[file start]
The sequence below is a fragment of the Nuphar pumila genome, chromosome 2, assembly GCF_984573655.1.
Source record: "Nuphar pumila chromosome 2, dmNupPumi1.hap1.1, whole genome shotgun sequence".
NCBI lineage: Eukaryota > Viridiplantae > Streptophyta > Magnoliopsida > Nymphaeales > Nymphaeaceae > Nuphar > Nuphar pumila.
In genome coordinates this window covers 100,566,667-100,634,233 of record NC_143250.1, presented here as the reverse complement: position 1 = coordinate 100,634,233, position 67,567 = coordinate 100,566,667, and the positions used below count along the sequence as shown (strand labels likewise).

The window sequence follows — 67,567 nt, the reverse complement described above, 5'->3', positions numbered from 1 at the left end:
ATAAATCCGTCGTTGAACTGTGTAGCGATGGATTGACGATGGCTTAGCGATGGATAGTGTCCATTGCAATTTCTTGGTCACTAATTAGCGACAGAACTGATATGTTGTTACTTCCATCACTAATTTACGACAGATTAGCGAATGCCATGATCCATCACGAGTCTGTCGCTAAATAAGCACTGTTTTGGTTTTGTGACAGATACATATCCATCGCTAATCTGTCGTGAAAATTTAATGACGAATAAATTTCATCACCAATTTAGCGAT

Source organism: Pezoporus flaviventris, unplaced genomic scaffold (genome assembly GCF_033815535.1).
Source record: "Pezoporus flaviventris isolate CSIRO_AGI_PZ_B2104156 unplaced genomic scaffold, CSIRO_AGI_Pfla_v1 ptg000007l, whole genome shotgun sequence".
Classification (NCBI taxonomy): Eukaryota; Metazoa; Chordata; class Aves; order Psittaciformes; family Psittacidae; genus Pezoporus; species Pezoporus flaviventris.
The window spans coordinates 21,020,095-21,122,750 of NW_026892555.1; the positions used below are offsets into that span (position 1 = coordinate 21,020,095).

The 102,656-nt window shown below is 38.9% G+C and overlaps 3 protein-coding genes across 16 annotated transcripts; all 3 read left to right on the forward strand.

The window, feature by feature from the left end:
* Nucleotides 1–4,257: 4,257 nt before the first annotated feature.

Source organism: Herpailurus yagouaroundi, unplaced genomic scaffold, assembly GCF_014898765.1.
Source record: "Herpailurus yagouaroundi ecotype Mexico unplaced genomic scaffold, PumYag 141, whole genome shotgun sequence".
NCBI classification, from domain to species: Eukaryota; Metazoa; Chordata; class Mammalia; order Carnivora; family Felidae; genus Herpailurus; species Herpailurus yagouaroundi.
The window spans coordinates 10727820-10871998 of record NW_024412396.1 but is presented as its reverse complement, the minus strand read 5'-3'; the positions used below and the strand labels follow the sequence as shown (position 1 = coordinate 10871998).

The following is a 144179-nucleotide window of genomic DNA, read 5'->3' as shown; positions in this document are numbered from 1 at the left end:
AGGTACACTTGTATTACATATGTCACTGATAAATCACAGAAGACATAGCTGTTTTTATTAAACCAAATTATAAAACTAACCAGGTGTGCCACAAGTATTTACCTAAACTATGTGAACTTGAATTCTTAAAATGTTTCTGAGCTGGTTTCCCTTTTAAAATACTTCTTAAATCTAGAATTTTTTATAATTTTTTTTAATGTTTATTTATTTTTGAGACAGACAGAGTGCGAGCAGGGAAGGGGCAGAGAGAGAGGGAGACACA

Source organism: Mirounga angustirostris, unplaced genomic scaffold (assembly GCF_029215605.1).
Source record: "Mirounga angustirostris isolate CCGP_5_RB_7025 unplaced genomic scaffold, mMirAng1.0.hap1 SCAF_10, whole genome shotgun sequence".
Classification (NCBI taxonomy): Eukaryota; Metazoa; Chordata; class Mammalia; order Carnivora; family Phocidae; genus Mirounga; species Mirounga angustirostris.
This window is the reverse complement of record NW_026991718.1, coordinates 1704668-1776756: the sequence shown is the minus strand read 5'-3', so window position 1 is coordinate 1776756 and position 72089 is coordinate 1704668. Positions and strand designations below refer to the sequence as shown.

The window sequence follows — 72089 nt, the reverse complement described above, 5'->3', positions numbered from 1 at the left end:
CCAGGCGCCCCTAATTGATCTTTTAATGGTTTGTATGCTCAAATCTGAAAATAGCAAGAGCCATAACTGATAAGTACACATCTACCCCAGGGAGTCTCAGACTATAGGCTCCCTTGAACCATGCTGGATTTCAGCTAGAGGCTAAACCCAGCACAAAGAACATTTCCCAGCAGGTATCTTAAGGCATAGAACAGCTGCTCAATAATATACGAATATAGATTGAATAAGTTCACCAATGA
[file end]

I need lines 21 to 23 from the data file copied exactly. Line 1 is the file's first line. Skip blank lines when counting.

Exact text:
Source record: "Mirounga angustirostris isolate CCGP_5_RB_7025 unplaced genomic scaffold, mMirAng1.0.hap1 SCAF_10, whole genome shotgun sequence".
Classification (NCBI taxonomy): Eukaryota; Metazoa; Chordata; class Mammalia; order Carnivora; family Phocidae; genus Mirounga; species Mirounga angustirostris.
This window is the reverse complement of record NW_026991718.1, coordinates 1704668-1776756: the sequence shown is the minus strand read 5'-3', so window position 1 is coordinate 1776756 and position 72089 is coordinate 1704668. Positions and strand designations below refer to the sequence as shown.